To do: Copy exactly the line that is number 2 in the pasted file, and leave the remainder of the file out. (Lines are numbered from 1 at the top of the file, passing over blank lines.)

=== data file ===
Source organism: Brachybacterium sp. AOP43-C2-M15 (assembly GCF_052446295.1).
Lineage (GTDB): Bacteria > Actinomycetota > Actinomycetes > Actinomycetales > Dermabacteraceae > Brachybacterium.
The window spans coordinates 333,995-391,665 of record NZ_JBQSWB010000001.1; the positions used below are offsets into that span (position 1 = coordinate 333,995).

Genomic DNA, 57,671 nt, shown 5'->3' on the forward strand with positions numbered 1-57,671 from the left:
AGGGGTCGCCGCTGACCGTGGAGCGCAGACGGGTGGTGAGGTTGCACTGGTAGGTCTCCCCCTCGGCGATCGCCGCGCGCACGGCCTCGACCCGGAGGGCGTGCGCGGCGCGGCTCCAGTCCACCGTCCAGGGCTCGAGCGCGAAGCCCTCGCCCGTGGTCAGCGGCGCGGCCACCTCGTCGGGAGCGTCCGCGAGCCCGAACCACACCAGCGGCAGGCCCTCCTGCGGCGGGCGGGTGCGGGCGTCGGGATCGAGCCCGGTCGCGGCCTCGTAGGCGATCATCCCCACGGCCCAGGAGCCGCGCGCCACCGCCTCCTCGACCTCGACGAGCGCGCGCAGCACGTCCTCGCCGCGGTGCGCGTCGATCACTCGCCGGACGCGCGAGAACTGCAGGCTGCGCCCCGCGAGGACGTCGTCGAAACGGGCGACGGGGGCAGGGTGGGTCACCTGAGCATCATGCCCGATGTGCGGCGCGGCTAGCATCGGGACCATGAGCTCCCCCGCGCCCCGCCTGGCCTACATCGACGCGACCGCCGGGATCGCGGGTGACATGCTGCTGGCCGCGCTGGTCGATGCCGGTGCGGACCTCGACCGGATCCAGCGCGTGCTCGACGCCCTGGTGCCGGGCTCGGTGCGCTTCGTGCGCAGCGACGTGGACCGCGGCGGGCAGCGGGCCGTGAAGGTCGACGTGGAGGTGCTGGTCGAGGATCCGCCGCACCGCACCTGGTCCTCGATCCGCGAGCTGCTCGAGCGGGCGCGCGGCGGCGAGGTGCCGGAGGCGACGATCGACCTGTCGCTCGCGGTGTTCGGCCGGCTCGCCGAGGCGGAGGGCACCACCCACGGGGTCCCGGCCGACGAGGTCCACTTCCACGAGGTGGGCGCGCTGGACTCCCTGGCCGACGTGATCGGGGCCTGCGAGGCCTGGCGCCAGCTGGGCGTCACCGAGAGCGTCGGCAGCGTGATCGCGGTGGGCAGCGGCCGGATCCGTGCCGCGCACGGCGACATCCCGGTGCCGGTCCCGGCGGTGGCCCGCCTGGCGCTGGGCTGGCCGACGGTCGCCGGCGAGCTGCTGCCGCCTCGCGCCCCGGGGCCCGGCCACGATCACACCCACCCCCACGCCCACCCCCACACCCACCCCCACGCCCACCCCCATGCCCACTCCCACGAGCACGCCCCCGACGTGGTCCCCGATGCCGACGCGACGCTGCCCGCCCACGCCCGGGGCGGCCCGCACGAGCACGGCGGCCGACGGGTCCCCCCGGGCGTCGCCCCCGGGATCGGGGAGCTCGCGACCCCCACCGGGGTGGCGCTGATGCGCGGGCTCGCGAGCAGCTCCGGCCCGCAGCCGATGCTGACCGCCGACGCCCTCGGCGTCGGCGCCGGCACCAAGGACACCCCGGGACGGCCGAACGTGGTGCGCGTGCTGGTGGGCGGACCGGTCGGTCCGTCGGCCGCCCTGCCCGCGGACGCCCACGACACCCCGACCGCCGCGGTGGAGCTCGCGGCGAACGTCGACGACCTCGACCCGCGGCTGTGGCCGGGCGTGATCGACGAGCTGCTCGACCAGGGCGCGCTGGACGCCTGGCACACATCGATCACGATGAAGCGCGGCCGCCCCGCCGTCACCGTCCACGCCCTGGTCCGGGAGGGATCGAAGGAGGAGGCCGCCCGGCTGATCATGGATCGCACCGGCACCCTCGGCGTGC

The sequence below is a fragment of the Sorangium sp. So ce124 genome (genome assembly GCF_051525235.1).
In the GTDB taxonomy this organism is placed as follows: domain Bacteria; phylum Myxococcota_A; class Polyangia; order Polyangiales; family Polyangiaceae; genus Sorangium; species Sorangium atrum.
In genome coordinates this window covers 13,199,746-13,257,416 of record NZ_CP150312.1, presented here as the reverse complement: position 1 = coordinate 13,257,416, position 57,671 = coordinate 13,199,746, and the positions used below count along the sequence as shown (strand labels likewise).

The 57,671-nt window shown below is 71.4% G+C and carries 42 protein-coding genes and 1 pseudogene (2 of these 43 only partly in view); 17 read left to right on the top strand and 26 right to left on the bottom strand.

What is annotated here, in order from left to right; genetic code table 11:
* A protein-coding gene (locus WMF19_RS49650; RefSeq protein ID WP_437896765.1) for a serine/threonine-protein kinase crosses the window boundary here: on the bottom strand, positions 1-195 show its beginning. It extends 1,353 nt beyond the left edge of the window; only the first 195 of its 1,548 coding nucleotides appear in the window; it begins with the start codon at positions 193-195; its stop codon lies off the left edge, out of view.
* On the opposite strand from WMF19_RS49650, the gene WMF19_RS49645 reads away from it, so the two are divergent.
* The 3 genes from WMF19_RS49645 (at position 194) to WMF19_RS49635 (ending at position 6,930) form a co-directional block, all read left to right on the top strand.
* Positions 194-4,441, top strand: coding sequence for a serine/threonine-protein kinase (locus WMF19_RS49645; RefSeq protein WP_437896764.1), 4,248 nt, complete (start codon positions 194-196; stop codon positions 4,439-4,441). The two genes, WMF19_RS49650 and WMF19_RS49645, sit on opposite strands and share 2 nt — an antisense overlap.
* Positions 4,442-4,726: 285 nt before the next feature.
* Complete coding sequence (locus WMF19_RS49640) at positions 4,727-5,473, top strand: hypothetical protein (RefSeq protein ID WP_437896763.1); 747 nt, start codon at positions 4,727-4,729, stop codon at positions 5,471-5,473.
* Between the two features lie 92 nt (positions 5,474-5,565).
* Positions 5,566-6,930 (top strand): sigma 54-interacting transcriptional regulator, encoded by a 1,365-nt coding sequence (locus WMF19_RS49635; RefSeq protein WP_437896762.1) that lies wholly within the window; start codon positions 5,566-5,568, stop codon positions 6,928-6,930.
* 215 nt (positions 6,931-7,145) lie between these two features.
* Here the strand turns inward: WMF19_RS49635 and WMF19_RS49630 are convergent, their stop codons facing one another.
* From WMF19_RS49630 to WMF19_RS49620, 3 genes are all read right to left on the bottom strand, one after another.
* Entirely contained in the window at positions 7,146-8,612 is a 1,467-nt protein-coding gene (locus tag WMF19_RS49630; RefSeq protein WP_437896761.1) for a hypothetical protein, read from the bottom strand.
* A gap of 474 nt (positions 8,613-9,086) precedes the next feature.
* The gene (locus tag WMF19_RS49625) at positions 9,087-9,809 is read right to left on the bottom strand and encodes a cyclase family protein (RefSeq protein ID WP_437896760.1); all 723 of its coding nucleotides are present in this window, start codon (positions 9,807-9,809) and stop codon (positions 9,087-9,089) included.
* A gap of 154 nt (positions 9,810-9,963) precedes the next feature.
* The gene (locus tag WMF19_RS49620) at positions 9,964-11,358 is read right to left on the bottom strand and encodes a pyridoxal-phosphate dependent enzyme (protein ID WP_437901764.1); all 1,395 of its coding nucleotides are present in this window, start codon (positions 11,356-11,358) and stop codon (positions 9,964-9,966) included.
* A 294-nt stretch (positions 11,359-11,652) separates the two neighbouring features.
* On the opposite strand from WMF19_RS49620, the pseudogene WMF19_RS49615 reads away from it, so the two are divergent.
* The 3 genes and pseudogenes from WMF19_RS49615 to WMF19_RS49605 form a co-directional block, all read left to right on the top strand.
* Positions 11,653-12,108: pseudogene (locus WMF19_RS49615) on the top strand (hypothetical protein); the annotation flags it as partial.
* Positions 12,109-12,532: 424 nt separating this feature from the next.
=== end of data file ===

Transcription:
Lineage (GTDB): Bacteria > Actinomycetota > Actinomycetes > Actinomycetales > Dermabacteraceae > Brachybacterium.